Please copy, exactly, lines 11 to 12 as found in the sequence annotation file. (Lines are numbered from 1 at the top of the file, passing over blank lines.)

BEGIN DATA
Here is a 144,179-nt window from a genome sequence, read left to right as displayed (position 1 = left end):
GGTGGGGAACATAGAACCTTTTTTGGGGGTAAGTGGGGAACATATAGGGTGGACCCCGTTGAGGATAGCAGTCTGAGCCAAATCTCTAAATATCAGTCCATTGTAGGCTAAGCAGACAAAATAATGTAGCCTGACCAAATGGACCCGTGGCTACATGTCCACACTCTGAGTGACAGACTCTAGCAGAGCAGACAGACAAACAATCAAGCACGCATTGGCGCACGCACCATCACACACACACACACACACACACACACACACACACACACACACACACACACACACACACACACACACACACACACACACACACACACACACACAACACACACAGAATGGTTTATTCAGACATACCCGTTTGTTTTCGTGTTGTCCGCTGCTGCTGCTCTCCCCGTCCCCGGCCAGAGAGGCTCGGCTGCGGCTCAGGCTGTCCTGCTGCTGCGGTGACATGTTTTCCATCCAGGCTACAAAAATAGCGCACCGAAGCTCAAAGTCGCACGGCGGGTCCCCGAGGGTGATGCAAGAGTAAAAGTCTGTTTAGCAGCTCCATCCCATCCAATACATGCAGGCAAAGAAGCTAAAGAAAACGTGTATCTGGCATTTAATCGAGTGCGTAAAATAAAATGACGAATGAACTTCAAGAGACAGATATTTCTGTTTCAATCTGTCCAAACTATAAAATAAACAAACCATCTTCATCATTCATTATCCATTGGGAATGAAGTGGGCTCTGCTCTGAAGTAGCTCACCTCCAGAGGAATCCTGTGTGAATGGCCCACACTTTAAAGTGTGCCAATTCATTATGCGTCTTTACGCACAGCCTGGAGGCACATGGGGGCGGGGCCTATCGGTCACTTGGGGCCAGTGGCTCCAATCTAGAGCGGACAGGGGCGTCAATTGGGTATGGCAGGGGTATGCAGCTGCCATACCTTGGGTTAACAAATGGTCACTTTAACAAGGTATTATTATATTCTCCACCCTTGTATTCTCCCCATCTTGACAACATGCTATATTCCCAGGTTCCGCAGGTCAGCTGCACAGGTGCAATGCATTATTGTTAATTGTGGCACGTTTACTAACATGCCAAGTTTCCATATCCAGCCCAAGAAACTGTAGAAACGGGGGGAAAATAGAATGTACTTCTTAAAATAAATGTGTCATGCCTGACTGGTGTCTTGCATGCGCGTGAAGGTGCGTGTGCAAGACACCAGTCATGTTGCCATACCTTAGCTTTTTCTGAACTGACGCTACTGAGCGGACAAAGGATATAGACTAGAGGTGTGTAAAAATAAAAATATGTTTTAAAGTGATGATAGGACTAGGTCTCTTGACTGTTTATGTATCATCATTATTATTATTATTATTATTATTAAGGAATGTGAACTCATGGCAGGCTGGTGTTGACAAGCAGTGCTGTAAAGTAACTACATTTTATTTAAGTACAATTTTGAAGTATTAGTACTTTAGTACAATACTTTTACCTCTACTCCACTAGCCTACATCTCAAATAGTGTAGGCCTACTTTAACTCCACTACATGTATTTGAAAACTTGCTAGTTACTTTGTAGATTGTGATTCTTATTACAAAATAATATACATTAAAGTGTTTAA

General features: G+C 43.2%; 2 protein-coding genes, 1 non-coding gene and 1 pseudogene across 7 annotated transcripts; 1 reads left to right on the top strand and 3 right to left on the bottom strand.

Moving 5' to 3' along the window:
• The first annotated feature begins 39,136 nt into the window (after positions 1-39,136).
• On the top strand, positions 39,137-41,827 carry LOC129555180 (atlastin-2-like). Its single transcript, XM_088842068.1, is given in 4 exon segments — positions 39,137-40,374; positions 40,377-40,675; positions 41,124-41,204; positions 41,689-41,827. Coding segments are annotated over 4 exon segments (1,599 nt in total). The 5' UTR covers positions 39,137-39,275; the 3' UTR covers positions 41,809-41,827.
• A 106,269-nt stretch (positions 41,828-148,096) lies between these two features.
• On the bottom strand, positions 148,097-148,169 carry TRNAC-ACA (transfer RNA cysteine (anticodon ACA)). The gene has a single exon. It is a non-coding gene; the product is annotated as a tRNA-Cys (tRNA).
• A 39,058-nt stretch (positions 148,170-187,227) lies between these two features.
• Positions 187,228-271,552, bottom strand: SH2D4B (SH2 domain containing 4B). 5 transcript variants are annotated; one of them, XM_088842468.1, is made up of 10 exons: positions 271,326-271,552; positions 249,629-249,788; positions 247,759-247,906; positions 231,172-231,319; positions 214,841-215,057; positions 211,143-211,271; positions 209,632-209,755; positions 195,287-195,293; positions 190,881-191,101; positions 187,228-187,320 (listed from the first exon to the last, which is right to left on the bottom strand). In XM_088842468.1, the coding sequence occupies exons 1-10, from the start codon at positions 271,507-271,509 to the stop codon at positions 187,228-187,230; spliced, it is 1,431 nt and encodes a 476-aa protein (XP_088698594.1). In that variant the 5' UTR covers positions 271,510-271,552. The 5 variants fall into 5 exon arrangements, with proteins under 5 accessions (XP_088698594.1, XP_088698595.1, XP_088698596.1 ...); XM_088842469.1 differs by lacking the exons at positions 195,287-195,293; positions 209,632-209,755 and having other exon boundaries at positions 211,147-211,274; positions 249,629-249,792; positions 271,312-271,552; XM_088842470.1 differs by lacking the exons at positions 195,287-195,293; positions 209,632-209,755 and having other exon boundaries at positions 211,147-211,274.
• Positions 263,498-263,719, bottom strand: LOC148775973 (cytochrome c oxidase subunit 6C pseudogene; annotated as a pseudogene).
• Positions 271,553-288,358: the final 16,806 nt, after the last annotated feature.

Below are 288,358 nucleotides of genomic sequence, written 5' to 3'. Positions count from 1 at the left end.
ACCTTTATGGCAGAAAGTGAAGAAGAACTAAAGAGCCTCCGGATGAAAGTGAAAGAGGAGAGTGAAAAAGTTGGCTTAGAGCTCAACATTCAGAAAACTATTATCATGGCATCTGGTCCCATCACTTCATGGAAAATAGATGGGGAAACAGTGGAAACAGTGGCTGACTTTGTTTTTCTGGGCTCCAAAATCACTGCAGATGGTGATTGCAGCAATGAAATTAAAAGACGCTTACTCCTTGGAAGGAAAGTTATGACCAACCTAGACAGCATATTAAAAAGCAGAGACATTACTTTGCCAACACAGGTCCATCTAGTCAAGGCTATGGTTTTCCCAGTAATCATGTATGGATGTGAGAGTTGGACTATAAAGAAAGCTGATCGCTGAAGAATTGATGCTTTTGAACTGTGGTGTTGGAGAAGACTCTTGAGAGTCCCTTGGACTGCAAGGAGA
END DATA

• Positions 263,498-263,719, bottom strand: LOC148775973 (cytochrome c oxidase subunit 6C pseudogene; annotated as a pseudogene).
• Positions 271,553-288,358: the final 16,806 nt, after the last annotated feature.